Preparing students for various legal work environments — such as externships, clinics, summer jobs or full-time positions after graduation — is the ultimate goal of RRWA. The program also helps 1Ls prepare to succeed as upper-level students.
“Carolina Law lays a solid foundation right away in the first two semesters, not just for good ‘thinking like a lawyer’ but also for actually doing the research and writing that lawyers routinely do,” Smith says.
By Jess Clarke
Gurvich and Sean Marotta, a Washington, D.C., lawyer she met through another Twitter legal forum, tweet from their personal accounts, @RachelGurvich and @smmarotta, using the hashtag #PracticeTuesday. They set up the Twitter account @practicetuesday for their blog #PracticeTuesday (www.practicetuesday.com).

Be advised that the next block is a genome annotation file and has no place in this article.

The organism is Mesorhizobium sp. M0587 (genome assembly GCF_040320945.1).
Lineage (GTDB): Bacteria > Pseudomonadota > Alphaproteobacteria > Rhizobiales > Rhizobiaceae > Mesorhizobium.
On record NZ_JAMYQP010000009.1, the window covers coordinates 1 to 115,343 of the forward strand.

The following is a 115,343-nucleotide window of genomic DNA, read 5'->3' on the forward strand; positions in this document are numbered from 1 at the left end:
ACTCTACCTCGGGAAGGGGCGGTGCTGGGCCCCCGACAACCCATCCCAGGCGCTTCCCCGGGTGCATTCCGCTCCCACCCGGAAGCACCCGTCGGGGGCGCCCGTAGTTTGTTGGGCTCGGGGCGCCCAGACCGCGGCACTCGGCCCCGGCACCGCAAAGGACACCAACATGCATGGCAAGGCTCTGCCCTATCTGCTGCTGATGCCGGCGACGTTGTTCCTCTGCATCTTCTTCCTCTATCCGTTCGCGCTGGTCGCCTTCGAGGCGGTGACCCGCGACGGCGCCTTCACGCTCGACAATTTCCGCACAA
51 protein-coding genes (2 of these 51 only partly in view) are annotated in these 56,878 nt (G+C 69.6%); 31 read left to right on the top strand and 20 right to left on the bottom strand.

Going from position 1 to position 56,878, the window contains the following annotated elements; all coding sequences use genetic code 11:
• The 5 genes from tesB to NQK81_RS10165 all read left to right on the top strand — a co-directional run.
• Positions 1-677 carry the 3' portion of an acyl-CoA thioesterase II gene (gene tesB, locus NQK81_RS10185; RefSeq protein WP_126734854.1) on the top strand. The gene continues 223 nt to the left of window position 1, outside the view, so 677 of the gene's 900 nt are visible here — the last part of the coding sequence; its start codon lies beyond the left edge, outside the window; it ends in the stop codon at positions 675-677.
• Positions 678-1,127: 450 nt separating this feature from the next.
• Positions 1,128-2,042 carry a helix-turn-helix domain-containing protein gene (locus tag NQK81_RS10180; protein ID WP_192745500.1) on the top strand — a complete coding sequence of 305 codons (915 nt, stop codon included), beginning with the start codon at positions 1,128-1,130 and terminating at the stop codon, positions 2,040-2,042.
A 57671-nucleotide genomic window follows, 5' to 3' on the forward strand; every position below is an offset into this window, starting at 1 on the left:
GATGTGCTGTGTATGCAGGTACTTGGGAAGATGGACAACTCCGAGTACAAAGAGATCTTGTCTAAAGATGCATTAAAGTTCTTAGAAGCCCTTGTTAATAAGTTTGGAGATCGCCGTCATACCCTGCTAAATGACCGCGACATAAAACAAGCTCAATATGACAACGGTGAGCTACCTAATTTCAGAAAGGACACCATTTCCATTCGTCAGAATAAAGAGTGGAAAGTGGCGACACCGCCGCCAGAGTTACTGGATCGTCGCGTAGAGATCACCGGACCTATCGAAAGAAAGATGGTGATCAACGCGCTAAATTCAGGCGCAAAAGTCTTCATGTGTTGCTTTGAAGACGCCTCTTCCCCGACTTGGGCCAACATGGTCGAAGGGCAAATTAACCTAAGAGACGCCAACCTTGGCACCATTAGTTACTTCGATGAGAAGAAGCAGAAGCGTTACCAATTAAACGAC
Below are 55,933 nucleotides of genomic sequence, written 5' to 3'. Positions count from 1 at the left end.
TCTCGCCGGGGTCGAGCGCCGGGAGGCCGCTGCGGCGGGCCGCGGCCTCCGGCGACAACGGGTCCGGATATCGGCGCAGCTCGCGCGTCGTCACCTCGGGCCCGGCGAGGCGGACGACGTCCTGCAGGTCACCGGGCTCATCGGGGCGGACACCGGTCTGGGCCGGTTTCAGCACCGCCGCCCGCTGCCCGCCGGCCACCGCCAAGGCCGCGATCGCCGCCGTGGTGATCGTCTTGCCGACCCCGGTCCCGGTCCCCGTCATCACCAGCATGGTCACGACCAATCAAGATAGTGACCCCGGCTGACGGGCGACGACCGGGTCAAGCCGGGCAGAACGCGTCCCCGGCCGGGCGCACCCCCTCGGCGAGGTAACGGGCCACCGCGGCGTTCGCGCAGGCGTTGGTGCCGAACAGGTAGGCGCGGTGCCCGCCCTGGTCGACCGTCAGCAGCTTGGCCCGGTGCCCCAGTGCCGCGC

Now, many students, lawyers and judges look to #PracticeTuesday for perspectives on legal practice: tips to excel as a summer or junior associate, effective ways to write and respond to written discovery, how to prepare for depositions or oral arguments, avoiding burnout in the legal profession, and other best practices.
Gurvich and Marotta met through #AppellateTwitter and began co-hosting the weekly #PracticeTuesday conversations in November 2016 to expand on their #AppellateTwitter tweets.
“We realized there was a lot of great advice being shared on Twitter. We wanted a way to capture that,” says Gurvich, who practiced as a patent and appellate litigator at a large firm in Boston before coming to Carolina to teach legal research and writing. #PracticeTuesday “is particularly helpful for young lawyers, but I think more experienced lawyers find it interesting to see how their colleagues practice and learn from their habits and tips as well.”